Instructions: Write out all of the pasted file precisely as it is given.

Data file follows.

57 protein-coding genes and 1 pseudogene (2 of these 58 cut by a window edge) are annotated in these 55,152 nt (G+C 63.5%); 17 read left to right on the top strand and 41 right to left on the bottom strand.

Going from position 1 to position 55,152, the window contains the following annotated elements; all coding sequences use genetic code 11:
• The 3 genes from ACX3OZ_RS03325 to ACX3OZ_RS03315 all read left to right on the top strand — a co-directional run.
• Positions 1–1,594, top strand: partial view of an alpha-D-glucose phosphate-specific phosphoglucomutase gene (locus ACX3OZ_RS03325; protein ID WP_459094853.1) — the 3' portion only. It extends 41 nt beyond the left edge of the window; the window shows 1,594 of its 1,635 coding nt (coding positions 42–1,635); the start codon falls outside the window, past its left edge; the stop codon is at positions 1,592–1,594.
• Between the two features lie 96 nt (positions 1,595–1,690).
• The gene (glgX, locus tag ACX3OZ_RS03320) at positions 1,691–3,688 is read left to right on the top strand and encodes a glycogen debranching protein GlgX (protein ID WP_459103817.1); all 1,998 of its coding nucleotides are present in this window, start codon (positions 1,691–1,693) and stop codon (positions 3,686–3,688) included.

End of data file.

57 protein-coding genes and 1 pseudogene (2 of these 58 cut by a window edge) are annotated in these 55,152 nt (G+C 63.5%); 17 read left to right on the top strand and 41 right to left on the bottom strand.

Going from position 1 to position 55,152, the window contains the following annotated elements; all coding sequences use genetic code 11:
• The 3 genes from ACX3OZ_RS03325 to ACX3OZ_RS03315 all read left to right on the top strand — a co-directional run.
• Positions 1–1,594, top strand: partial view of an alpha-D-glucose phosphate-specific phosphoglucomutase gene (locus ACX3OZ_RS03325; protein ID WP_459094853.1) — the 3' portion only. It extends 41 nt beyond the left edge of the window; the window shows 1,594 of its 1,635 coding nt (coding positions 42–1,635); the start codon falls outside the window, past its left edge; the stop codon is at positions 1,592–1,594.
• Between the two features lie 96 nt (positions 1,595–1,690).
• The gene (glgX, locus tag ACX3OZ_RS03320) at positions 1,691–3,688 is read left to right on the top strand and encodes a glycogen debranching protein GlgX (protein ID WP_459103817.1); all 1,998 of its coding nucleotides are present in this window, start codon (positions 1,691–1,693) and stop codon (positions 3,686–3,688) included.